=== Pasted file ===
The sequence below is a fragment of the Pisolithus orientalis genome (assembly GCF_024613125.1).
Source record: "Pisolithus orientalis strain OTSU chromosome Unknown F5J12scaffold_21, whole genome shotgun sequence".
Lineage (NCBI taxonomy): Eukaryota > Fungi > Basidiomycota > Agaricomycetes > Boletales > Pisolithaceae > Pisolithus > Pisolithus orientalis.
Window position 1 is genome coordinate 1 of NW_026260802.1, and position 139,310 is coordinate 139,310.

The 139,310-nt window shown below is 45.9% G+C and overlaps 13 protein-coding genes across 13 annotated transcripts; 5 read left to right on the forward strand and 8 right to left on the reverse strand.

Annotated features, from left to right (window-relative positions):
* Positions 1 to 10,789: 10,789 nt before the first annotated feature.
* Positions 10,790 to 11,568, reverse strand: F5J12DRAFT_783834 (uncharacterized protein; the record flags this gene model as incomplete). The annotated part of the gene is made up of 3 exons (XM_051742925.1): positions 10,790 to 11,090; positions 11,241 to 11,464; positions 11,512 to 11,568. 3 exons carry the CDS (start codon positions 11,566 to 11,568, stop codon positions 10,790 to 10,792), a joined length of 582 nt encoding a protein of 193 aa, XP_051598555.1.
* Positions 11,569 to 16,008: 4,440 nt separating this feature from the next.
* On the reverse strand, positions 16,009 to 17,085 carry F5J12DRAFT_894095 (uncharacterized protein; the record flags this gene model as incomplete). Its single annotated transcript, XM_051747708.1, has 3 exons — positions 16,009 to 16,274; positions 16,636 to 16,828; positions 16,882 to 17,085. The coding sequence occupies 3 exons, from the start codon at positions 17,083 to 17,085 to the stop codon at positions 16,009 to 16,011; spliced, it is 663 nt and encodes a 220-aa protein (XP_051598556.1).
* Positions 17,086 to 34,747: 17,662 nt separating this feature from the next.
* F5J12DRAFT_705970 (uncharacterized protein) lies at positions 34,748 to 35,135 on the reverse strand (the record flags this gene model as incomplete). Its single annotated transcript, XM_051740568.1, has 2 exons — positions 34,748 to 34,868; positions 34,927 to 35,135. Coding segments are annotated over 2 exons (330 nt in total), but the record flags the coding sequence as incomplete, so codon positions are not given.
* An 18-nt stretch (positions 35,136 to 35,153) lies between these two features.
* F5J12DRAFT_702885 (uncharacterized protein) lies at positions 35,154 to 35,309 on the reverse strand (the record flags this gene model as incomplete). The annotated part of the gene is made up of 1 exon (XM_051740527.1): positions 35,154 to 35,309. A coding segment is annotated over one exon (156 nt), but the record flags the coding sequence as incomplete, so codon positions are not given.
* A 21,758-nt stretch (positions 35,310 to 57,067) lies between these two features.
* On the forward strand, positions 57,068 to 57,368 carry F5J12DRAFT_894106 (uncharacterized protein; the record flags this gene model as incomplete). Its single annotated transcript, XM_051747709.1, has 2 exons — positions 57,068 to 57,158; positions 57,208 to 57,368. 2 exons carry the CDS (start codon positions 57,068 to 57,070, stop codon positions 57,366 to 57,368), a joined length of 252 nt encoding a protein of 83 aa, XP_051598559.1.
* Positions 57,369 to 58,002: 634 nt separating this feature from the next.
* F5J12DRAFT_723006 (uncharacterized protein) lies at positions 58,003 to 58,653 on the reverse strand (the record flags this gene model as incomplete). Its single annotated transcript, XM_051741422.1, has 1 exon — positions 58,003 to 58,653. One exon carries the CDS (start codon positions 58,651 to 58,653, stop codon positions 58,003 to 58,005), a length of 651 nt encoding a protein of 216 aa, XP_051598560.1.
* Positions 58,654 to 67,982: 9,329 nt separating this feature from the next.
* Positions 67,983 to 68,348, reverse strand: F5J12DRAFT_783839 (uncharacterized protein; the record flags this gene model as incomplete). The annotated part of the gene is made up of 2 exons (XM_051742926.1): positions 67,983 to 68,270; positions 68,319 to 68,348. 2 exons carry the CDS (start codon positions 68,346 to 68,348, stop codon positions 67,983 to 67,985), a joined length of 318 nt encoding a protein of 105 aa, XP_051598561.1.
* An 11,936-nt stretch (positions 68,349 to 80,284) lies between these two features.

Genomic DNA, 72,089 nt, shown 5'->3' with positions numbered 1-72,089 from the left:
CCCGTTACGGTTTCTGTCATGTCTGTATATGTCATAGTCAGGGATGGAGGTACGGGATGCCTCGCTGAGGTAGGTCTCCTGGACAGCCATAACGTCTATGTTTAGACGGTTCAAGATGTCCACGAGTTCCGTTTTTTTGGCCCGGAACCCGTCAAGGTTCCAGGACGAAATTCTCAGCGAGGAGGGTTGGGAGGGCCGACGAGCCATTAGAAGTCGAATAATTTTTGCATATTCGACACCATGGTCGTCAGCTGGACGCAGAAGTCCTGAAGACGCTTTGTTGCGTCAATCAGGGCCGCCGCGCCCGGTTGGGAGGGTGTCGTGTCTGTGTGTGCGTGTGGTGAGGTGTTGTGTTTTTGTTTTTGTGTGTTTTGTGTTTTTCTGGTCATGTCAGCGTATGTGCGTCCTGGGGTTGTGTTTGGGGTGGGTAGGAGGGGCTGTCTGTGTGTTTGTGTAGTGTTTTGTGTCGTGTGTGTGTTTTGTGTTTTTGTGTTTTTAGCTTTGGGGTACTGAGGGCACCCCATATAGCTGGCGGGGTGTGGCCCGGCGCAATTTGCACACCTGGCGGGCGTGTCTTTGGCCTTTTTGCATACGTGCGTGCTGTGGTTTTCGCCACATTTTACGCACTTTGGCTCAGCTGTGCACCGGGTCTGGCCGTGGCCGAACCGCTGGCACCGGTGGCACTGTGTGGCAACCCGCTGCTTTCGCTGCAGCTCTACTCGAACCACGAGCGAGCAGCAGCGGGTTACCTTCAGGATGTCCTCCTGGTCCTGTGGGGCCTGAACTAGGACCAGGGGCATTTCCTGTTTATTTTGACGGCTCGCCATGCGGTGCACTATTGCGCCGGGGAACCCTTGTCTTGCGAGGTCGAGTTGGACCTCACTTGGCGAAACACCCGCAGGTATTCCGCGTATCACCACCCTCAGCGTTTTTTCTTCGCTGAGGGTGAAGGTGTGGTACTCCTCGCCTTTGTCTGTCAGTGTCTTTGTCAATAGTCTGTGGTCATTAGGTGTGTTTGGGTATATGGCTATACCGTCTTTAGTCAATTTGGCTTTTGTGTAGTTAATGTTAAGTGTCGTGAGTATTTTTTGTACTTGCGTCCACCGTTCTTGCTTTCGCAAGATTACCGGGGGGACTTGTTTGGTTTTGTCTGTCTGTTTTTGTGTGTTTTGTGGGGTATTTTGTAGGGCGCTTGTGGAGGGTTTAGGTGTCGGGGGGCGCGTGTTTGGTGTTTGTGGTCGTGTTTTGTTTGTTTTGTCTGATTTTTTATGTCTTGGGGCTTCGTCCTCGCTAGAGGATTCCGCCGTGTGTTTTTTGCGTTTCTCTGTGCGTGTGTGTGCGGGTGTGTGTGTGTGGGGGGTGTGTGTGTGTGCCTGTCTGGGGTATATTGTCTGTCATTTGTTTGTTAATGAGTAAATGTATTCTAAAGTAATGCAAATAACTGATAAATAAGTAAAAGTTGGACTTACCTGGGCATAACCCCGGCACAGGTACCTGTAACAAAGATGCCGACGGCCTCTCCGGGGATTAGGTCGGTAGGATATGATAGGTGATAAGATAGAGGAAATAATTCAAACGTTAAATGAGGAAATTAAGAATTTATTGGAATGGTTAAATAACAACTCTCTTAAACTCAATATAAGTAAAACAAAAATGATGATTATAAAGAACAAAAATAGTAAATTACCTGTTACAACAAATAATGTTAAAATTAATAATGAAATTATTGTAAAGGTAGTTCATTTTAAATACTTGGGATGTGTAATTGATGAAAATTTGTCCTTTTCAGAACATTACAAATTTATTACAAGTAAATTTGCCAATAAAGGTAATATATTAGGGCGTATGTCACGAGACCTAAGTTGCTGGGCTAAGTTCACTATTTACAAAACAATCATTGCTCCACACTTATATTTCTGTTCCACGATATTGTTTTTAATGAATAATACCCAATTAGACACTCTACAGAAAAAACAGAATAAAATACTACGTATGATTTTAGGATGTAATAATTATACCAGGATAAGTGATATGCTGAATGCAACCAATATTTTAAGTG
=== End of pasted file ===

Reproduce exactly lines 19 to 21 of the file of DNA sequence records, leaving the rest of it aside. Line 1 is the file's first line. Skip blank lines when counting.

* Positions 58,654 to 67,982: 9,329 nt separating this feature from the next.
* Positions 67,983 to 68,348, reverse strand: F5J12DRAFT_783839 (uncharacterized protein; the record flags this gene model as incomplete). The annotated part of the gene is made up of 2 exons (XM_051742926.1): positions 67,983 to 68,270; positions 68,319 to 68,348. 2 exons carry the CDS (start codon positions 68,346 to 68,348, stop codon positions 67,983 to 67,985), a joined length of 318 nt encoding a protein of 105 aa, XP_051598561.1.
* An 11,936-nt stretch (positions 68,349 to 80,284) lies between these two features.